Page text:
Aligning Utility or Usefulness to Create Value Innovation

In order to have value innovation, the value to the customer, the price to the customer and the cost to the company, must all be aligned. If any of these three elements are out of alignment, the initiative will not be a commercial success. Just try to have the price out of alignment with the cost. The company will lose money. Or have the price not in line with the value to the customer, the customer won’t buy and the product won’t be a commercial success.

Value can be such a nebulous word. Kim and Mauborgne, the researchers and authors of Blue Ocean Strategy, simplify it by describing six ways you can be valuable to a customer. They describe the word utility as the usefulness or value that provides the reason customers will buy. There are six ways a company can provide value: increase productivity, improve simplicity, improve convenience, reduce risk; be fun and/or improve image and be environmentally friendly. Virtually every value you can come up with will fall in one of those six broad categories.

According to the free dictionary, value innovation is a business strategy that involves thinking about strategy in terms of creating entirely new markets or redefining existing markets. The concept was also created by Kim and Mauborgne. There are five dimensions of Value innovation:

1. Industry assumptions: These are the usually unwritten rules of the industry. Value innovators challenge and leapfrog these. Years ago, for example, the professional services industries (such as law and medicine) had an unwritten rule about not advertising for patients or clients.

2. Strategic focus: Value innovators use the new tools to create new markets rather than follow existing ones. These new tools include the strategy canvas, four actions framework and other tools.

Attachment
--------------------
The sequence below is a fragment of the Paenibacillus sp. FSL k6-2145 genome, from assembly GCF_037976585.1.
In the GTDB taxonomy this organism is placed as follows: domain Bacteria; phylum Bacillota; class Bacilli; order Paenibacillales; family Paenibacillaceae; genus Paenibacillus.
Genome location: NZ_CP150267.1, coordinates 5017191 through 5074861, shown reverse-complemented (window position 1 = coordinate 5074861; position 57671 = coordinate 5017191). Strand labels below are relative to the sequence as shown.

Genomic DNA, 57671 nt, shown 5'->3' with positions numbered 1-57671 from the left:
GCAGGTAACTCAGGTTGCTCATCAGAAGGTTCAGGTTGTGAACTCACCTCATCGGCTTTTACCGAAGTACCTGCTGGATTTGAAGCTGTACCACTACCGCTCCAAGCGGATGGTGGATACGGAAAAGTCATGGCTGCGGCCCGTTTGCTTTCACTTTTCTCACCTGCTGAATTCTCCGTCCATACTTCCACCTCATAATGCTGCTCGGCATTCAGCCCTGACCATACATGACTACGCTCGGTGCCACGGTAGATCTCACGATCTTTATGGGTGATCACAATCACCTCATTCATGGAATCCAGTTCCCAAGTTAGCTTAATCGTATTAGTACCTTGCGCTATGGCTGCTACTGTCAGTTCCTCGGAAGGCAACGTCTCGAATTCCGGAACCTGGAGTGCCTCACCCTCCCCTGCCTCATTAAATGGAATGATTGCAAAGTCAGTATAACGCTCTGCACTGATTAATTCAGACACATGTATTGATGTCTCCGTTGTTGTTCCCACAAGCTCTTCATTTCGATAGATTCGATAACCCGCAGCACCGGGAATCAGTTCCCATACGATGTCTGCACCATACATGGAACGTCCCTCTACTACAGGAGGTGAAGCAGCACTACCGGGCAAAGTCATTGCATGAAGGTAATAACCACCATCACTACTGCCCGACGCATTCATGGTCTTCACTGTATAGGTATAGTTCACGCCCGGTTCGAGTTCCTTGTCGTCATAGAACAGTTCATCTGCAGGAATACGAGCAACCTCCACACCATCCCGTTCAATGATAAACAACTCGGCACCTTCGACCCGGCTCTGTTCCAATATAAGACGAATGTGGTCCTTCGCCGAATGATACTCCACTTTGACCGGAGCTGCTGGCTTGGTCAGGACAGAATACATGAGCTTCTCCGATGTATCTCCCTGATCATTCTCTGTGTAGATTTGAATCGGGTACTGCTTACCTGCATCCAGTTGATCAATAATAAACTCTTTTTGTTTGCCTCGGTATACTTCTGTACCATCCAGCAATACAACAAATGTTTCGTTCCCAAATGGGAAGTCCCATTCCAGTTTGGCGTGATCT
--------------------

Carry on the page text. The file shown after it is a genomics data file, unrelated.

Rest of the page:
3. Customers: Rather than looking for differences, they look for commonalities between customers. Value innovators do not segment into smaller and smaller niches. Rather they group segments or niches by finding the common ground so they can create larger and larger markets to serve.

4. Assets and capabilities: Value innovators build capabilities to fit the market rather than defining the market according to their capabilities. They get out of their own way by continually growing their capabilities and learning new ways to add value. Sometimes the capabilities needed are less than the company can offer. For example, Casella wine was capable of aging wine, but the market they were after indicated that aging didn’t matter to them. Casella created a wine that wasn’t aged, creating a major cost saving.

5. Product and service offerings: Value innovators offer goods and services that customers value even if it means moving outside their established business. Cirque du Soleil saw that the circus non customer really valued the venues of other industries such as theater, dance, and opera. They included those offerings as they re-invented the circus.

For a free copy of the Customer Utility Chart, email your request to me at with your name, company and email address

Dr. Sarah Layton, CMC, CEO and Managing Partner of Corporate Strategy Institute, is a certified management consultant and motivational speaker. Blue Ocean Strategy, outlines the processes of removing the fight for competitive advantage and the battle for differentiation typical of many corporate strategies.

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Posted by Dr. Sarah Layton in Blue Ocean Strategy, Growth on April 11, 2009.

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